I spent more than a decade as a secondary school teacher - I left the career because I knew I would eventually be sacked for non-conformity. Luckily, I have found a situation now where I do not have to deal with this kind of thing at all.

Yet people conform to bureaucracy because they are in debt, have bills to pay, must eat, etc. In my humble opinion, the contemporary workplace is where bureaucratic evil ultimately triumphs most effectively because it has people over a barrel, so to speak.

Perhaps more traditional trades type of work like carpentry, plumbing, bricklaying, etc., can offer a sanctuary?

Bruce Charlton said...

@Francis - Although the degree of totalitarian bureaucracy varies (and we need to remember that what we are talking about just-is totalitarianism); but the trends are the same everywhere, so far as I know.

e.g. The man that maintains the gas boiler nowadays spends half the time doing so; but the other half (which I can tell he hates doing) filling-in very long forms and asking me standard-routine questions for checklists (some of which are indirect marketing).

David Balfour said...

As far as I can tell, small is still beautiful! I have met self-employed professionals such as wedding photographers, independent coffee shop owners and B&B owners in rural locations, who 'seem' to have found a satisfying way out from the 'rat-race.' I hope there is a way 'off-the-barrell' at any rate, as my attempts at finding a satisfying mainstream career 'helping people' in response to my tendency to feel spontaneously drawn ideologically and temperamentally to a certain kind of role that I imagined would be in line with that; well, I am sorry to say that I am now thoroughly disillusioned about any hope of that ever happening. My job pays my bills so I can raise a family and that is its main accomplishment. There are moments of satisfaction from the human contact with patients and people from different ages and walks of life - in general though, this is crushed by the plodding, mind-numbing and stultifying beaurocracy of the health care system i work within.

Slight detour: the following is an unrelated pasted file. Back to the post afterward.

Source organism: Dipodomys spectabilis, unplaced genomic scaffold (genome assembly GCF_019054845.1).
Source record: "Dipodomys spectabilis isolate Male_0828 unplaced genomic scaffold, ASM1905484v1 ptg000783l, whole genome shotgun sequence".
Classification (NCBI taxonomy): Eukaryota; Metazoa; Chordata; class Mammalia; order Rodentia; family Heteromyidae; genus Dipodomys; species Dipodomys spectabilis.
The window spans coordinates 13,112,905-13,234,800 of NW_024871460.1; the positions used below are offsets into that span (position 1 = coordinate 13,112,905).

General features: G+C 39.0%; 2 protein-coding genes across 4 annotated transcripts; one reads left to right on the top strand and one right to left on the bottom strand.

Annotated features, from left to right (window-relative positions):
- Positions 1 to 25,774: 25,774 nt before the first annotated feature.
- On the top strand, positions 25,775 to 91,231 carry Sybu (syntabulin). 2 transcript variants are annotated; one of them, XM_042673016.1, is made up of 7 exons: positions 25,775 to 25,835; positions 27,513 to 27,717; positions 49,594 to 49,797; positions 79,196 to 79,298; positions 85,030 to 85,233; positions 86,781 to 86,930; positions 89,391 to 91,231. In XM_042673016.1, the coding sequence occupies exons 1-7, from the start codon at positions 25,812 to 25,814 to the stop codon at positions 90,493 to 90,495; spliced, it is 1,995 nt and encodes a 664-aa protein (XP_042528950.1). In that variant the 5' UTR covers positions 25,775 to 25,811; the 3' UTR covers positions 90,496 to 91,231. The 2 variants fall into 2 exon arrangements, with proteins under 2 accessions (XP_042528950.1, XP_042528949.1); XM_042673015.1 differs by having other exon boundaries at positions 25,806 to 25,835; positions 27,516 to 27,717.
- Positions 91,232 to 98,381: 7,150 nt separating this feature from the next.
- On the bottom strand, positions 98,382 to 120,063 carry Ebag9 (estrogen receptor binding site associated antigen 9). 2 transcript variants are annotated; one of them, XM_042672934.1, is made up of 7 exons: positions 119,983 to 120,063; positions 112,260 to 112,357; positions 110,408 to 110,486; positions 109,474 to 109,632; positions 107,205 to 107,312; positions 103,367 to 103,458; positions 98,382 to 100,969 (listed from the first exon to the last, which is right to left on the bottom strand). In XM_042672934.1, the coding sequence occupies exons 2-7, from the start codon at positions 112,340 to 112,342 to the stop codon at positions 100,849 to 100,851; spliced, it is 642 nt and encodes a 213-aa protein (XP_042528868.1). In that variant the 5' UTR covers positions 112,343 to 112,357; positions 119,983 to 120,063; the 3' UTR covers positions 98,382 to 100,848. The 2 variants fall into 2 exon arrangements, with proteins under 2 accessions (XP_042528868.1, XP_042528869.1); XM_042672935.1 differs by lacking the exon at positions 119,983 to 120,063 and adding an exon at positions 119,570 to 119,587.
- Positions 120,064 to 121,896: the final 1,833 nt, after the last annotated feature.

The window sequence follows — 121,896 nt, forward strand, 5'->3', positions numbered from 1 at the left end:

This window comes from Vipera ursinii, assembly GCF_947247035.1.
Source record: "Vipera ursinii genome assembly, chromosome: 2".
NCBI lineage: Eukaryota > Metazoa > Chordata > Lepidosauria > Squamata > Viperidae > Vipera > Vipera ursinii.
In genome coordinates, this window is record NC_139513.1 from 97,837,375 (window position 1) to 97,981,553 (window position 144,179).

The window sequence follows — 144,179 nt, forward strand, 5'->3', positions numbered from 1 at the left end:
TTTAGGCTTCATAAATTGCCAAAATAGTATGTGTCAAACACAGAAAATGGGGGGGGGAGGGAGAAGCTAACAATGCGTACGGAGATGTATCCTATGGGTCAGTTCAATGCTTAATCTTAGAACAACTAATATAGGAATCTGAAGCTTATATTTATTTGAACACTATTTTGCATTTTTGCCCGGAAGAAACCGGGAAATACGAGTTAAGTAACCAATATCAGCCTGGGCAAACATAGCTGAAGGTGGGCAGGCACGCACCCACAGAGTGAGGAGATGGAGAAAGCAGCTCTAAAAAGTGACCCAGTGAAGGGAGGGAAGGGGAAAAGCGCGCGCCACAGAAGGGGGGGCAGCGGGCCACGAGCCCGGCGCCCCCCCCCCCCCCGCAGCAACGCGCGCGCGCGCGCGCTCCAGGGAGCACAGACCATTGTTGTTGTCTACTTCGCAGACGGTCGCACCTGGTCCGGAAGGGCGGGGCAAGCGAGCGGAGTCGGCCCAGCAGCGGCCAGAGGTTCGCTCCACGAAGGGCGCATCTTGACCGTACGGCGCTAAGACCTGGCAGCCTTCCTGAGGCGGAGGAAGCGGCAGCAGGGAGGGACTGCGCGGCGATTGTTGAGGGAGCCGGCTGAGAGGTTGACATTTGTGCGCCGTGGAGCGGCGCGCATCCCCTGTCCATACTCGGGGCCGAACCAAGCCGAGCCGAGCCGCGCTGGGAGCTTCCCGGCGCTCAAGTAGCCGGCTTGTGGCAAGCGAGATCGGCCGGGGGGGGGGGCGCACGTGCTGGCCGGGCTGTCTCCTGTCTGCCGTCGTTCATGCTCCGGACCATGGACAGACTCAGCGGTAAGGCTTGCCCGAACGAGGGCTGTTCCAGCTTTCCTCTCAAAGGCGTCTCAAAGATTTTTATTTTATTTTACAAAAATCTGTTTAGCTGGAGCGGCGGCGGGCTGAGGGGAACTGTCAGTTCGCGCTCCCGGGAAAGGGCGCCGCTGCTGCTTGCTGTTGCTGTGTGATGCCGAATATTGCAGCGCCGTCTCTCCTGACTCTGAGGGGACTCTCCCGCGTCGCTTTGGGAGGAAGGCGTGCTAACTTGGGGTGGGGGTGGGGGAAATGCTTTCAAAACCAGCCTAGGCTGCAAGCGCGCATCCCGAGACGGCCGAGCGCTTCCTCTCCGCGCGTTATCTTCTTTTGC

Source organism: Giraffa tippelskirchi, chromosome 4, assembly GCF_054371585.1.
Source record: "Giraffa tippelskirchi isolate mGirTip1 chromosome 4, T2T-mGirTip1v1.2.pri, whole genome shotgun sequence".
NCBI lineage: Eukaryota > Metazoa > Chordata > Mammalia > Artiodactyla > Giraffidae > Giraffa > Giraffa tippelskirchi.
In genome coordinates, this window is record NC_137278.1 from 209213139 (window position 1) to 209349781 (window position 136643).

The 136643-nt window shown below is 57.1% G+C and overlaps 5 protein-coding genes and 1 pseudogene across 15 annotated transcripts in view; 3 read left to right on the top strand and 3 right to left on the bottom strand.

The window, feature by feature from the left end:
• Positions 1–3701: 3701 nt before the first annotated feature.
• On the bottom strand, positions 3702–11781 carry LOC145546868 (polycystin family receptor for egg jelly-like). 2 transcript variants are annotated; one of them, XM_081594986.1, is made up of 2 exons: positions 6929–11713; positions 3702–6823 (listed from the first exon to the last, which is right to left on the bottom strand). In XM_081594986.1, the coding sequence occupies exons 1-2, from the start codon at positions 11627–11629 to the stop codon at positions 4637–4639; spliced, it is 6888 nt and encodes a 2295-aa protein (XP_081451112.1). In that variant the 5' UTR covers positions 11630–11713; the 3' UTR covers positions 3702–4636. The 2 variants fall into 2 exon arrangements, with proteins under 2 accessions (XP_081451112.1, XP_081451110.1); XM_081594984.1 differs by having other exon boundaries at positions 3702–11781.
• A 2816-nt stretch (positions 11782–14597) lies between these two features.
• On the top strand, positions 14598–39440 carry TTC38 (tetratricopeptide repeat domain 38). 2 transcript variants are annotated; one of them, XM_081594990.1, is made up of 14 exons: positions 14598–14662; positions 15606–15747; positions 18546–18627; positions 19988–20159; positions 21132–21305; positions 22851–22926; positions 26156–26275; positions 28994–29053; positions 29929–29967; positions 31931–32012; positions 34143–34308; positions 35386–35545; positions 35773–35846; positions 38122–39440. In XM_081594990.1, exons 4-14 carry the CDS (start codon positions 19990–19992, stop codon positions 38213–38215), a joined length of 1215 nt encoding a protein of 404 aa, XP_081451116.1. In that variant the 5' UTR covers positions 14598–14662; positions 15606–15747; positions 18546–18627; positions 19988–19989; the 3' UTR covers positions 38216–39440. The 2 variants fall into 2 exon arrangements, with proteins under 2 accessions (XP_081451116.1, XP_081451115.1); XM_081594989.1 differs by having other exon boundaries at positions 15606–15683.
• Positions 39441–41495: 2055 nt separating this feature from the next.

dearieme said...

Freelance assassin might be fun.

Wm Jas Tychonievich said...

This hasn't been my experience at all, but perhaps that's because I only ever did blue-collar work in the West. All my "middle class" jobs have been in Asia, and of course now I am self-employed.

My family members who stayed in America haven't been so lucky, except one brother who is also self-employed. I'm shocked at how quickly and thoroughly those in academia have become "converged."

My father made a long and highly successful career in a large corporation without ever once accepting a managerial position, but I think that's becoming a less and less feasible career path, even for those with my father's outstanding technical abilities.

Bruce Charlton said...

@Wm I survived only because I avoided managerial roles,to which I am temperamally unsuited,anyway.

Bruce Charlton said...